One of the problems with the tournament model I’ve been discussing is it’s not a very realistic model of how tournaments are normally played.

A more normal tournament design is to split the set of players into two groups, let the two groups duke it out recursively and then play the winners.

You actually *can* model this in the tournament setup I’ve described (you draw the hierarchy then pick a pair with a lowest common ancestor), but it’s not very natural. This seems like it needs special treatment.

It also helps that there are much fewer such tournaments. You can canonically represent every such tournament as a list of players you recursively divide down the middle, so there are at most \(O(n!)\) such tournaments. Given the bounds on the set of all tournaments this is actually a huge improvement.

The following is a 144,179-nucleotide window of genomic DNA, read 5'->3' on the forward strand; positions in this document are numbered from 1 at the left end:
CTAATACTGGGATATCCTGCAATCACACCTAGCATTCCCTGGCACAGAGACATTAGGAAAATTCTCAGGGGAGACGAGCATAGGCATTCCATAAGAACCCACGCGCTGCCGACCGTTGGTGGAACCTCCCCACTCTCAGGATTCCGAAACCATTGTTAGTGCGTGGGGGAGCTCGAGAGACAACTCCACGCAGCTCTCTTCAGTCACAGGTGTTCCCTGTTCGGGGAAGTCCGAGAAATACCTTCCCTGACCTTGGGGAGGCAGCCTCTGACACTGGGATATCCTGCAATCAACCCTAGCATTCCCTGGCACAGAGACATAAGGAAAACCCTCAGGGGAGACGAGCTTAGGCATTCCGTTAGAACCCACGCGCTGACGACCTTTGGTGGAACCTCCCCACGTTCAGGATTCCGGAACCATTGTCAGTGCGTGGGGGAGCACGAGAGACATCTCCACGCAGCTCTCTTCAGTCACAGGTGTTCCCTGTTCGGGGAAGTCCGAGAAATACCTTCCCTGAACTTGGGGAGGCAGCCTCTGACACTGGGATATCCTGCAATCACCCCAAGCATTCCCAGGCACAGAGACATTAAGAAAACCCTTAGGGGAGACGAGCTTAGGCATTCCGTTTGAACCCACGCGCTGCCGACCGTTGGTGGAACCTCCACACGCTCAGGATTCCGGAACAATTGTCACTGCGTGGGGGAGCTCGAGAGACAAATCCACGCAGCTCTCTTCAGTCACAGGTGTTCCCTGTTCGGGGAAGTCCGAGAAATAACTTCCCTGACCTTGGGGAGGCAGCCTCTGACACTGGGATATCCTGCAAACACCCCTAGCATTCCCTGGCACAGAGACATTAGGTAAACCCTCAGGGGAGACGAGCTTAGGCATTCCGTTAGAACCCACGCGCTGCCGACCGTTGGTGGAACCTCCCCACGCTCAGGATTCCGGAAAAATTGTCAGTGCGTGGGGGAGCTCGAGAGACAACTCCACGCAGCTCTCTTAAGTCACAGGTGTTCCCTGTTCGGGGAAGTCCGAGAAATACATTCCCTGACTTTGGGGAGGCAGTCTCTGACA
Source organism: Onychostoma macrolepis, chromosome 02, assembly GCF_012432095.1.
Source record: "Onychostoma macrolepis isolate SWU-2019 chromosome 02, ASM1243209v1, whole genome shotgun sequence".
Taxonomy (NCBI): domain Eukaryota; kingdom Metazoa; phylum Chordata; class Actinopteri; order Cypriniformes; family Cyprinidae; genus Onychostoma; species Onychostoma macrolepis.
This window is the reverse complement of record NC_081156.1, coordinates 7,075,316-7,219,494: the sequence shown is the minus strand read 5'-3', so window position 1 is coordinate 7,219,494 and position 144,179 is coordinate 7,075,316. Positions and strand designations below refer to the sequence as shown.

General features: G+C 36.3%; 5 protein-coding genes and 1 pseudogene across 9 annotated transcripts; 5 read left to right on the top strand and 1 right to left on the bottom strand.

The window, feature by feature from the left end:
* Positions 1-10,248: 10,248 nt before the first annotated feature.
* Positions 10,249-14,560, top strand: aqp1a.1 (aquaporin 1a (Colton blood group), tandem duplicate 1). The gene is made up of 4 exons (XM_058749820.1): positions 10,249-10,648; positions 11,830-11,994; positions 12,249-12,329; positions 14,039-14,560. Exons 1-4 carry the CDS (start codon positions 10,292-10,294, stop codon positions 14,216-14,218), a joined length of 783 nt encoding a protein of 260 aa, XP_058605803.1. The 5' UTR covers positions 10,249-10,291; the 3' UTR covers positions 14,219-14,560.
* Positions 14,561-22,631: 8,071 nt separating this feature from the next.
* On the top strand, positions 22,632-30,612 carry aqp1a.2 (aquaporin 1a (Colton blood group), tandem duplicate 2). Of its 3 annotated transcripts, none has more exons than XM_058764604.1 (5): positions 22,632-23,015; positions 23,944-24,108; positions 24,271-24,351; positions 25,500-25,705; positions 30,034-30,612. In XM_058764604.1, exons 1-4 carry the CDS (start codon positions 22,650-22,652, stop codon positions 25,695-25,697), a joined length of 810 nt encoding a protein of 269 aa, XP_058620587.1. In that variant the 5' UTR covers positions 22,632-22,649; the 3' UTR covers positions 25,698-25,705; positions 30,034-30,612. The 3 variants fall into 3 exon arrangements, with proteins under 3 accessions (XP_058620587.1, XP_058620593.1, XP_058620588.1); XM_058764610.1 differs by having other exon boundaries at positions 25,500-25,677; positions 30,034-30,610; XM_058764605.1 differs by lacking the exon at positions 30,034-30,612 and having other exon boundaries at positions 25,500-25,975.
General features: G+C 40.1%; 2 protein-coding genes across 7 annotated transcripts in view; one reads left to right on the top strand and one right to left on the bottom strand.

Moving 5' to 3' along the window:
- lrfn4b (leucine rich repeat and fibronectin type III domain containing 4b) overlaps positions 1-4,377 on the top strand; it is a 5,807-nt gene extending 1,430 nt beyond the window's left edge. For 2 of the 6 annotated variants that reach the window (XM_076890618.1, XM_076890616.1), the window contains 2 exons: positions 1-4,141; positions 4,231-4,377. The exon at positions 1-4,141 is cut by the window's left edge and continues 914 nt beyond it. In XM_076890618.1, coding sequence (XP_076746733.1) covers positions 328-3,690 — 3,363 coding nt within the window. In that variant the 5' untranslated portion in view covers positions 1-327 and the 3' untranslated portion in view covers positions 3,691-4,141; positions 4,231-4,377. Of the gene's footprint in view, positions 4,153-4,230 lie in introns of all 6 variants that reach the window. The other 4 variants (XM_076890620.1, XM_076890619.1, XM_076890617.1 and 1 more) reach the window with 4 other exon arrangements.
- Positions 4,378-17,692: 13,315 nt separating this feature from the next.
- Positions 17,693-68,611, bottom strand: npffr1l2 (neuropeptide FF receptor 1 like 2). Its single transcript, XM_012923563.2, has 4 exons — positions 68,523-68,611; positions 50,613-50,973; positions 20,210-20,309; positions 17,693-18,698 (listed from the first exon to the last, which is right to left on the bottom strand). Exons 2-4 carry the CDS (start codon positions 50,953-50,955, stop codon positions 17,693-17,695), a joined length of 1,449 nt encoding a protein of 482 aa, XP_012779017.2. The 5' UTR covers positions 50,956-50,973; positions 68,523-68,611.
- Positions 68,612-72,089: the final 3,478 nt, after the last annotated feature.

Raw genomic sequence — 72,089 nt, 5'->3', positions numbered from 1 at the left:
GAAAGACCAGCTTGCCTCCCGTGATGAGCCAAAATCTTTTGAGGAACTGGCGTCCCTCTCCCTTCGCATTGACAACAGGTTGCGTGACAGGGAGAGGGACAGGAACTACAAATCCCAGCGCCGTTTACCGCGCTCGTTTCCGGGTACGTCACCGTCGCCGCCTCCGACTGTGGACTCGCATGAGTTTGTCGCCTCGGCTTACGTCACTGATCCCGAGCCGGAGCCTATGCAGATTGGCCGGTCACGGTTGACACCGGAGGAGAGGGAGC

I’ve pushed some initial code for such tournaments. I don’t currently know what the best way to optimise them is though. For small sets of candidates we can simply brute force try all the tournaments, but there should be a more efficient way.

One notable difference is that you can’t rig the tournaments quite so thoroughly: e.g. the strategy for boosting a candidate previously was to make everyone else fight before they reached this candidate, whileas now every candidate fights \(O(log(n))\) other candidates to be the winner. In many cases this isn’t a massive problem because you can just pair the candidate against much weaker candidates, but it still helps balance things out a bit.